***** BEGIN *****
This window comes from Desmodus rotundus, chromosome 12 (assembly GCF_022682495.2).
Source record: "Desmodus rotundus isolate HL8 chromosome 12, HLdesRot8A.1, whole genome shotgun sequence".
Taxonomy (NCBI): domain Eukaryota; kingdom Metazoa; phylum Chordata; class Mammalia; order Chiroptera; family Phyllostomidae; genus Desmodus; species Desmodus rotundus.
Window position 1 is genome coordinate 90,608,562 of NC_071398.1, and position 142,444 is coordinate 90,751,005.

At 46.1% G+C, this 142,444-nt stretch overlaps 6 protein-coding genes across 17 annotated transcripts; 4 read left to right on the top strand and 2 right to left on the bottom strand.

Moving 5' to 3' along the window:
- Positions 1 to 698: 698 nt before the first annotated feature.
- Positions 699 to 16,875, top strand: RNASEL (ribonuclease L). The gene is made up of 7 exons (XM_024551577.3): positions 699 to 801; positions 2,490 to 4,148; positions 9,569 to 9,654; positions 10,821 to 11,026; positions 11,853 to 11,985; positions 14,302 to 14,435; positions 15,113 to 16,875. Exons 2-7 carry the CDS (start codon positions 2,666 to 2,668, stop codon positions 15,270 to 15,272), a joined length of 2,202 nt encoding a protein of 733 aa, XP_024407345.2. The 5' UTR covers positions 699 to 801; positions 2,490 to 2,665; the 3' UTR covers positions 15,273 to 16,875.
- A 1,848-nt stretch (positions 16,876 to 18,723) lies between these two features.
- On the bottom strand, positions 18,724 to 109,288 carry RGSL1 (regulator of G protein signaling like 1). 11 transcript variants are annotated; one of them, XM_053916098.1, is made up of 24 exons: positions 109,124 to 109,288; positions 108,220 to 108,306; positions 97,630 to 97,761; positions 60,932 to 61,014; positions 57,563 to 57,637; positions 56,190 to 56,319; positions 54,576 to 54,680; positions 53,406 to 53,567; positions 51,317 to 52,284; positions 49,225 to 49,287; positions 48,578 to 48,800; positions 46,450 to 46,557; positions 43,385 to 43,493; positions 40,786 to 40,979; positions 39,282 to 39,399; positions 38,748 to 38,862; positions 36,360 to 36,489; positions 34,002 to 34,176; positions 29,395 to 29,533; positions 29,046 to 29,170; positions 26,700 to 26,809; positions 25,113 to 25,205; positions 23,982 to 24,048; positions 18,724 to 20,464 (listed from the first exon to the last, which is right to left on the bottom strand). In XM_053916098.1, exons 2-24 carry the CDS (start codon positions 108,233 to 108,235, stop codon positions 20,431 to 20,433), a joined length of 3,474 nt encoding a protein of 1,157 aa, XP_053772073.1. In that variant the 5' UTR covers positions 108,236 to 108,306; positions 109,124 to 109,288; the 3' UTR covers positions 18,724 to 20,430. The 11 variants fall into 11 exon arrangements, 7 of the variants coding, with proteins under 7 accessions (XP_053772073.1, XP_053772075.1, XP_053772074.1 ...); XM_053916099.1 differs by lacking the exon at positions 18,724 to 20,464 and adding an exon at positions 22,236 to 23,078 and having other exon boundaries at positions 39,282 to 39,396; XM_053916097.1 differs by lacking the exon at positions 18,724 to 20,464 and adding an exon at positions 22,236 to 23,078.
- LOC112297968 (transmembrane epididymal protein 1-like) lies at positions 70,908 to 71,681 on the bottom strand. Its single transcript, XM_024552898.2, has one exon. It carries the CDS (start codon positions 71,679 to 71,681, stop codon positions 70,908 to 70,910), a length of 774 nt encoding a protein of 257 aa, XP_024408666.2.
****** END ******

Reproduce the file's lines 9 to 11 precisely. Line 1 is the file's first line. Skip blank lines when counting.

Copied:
- A 1,848-nt stretch (positions 16,876 to 18,723) lies between these two features.
- On the bottom strand, positions 18,724 to 109,288 carry RGSL1 (regulator of G protein signaling like 1). 11 transcript variants are annotated; one of them, XM_053916098.1, is made up of 24 exons: positions 109,124 to 109,288; positions 108,220 to 108,306; positions 97,630 to 97,761; positions 60,932 to 61,014; positions 57,563 to 57,637; positions 56,190 to 56,319; positions 54,576 to 54,680; positions 53,406 to 53,567; positions 51,317 to 52,284; positions 49,225 to 49,287; positions 48,578 to 48,800; positions 46,450 to 46,557; positions 43,385 to 43,493; positions 40,786 to 40,979; positions 39,282 to 39,399; positions 38,748 to 38,862; positions 36,360 to 36,489; positions 34,002 to 34,176; positions 29,395 to 29,533; positions 29,046 to 29,170; positions 26,700 to 26,809; positions 25,113 to 25,205; positions 23,982 to 24,048; positions 18,724 to 20,464 (listed from the first exon to the last, which is right to left on the bottom strand). In XM_053916098.1, exons 2-24 carry the CDS (start codon positions 108,233 to 108,235, stop codon positions 20,431 to 20,433), a joined length of 3,474 nt encoding a protein of 1,157 aa, XP_053772073.1. In that variant the 5' UTR covers positions 108,236 to 108,306; positions 109,124 to 109,288; the 3' UTR covers positions 18,724 to 20,430. The 11 variants fall into 11 exon arrangements, 7 of the variants coding, with proteins under 7 accessions (XP_053772073.1, XP_053772075.1, XP_053772074.1 ...); XM_053916099.1 differs by lacking the exon at positions 18,724 to 20,464 and adding an exon at positions 22,236 to 23,078 and having other exon boundaries at positions 39,282 to 39,396; XM_053916097.1 differs by lacking the exon at positions 18,724 to 20,464 and adding an exon at positions 22,236 to 23,078.
- LOC112297968 (transmembrane epididymal protein 1-like) lies at positions 70,908 to 71,681 on the bottom strand. Its single transcript, XM_024552898.2, has one exon. It carries the CDS (start codon positions 71,679 to 71,681, stop codon positions 70,908 to 70,910), a length of 774 nt encoding a protein of 257 aa, XP_024408666.2.